I've a User class like this:

public class User
    public string Name { get; set; }
    public string Family { get; set; }
    public string Type { get; set; }

And Program.cs file:

public static void Main()
        List<User> users = new List<User>();
        users.Add(new User
            Family = "Zamani",
            Name = "Farhad",
            Type = "ADY"
    catch (Exception ex)
public static void DoSomething(List<User> users)
    var adult = users.Where(a =>  // line 36
                                a.Name.ToUpperInvariant() == "Farhad".ToUpperInvariant()
                             && a.Family.ToUpperInvariant() == "zam".ToUpperInvariant()

    (string name, string type) = GetPassengerInfo(GetType(adult.Type), "farhad");//line 41

private static (string name, string type) GetPassengerInfo(string v, string d)
    return (v, d);

static string GetType(string type)
    string result = string.Empty;
    switch (type)
        case "ADT":
            result = "Adult";
    return result;

When I run the program in debug mode, Stacktrace of exception display Line:41 and it is ok.

But when I run the project by Release mode I get different line of code in Stacktrace.

In Release mode it show Line:36.


  • 2
    That's expected: the point of Debug is to make things like line numbers match what you'd expect. In Release, compiler optimizations mean that the optimized code might not match up properly to the corresponding lines of source code. You just have to live with it.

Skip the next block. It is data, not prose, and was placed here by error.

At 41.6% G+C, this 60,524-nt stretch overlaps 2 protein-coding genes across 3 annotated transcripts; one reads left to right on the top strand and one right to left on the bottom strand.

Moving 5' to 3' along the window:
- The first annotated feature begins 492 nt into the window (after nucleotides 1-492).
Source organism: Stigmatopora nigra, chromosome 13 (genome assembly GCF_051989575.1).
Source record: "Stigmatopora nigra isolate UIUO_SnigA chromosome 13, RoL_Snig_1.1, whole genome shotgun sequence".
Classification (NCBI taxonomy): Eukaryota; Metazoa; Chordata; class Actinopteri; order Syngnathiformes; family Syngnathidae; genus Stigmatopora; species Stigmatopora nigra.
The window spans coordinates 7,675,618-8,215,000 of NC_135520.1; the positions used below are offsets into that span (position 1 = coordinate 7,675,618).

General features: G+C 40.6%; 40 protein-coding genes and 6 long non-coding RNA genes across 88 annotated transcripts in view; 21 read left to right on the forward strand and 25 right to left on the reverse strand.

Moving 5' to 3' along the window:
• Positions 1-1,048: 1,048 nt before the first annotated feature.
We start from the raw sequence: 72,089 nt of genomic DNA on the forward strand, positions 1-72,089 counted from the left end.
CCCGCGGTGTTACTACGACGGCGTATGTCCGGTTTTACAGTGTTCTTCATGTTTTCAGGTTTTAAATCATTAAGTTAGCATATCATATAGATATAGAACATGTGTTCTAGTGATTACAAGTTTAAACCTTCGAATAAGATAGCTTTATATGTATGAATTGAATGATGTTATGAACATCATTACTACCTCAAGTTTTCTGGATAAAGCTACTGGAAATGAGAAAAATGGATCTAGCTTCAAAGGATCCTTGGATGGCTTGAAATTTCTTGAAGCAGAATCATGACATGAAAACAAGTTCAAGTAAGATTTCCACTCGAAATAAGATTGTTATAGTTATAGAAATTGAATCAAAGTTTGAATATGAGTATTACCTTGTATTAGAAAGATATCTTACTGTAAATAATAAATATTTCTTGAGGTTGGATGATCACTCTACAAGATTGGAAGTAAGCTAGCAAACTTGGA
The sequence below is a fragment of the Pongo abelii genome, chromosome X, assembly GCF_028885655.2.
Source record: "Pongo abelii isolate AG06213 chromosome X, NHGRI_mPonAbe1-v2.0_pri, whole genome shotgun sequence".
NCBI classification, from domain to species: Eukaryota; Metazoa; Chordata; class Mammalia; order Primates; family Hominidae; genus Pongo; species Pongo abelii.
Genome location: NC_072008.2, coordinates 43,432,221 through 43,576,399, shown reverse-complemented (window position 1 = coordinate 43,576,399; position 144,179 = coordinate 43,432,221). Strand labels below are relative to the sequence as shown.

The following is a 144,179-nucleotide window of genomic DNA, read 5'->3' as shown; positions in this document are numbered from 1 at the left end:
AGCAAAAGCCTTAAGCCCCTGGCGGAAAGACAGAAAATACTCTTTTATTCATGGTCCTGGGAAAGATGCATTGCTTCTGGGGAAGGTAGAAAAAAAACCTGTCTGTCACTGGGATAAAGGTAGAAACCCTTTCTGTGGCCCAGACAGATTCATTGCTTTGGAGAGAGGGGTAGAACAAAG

– canton7
    Commented Jun 21, 2021 at 16:41
  • @canton7 So we should not rely on error log information on the production server? Commented Jun 21, 2021 at 16:46
  • You should not rely on specific line numbers in release mode, no.
    – D Stanley
    Commented Jun 21, 2021 at 16:49
  • 1
    This is why default project settings remove line number info, it can't be reliable. Nor are stack traces, methods can disappear wholesale. What the optimizer can do is documented here. Commented Jun 21, 2021 at 16:55
  • 1
    @FarhadZamani You can rely on it, just not on every last detail. The line where the exception occurred is probably somewher near the line which was reported, you just have to take the line number with a pinch of salt. Similarly, methods can be removed from the stack trace altogether (due to inlining), so you need to anticipate and account for that
    – canton7
    Commented Jun 22, 2021 at 7:40

2 Answers 2



Because in release mode, the optimizer can inline functions and do other things that change the actual line number from what you have in source code.

Just outputting the stack trace is probably not helpful (IMHO). What type of exception did you get? What was the error message? What method did it originate from? Those are more helpful for diagnosing problems in my experience. I would change you exception handling to at least Console.WriteLine(ex). That will give you all of that data plus the stack trace.

This link can be helpful.


You can disable optimizations but still use a Release build. (This screenshot is after turning it off).

enter image description here


How to judge if that's acceptable in your company / environment?

If it's the difference between finding a bug and not finding a bug!

Just remember to switch it back, again based on what works for your situation.

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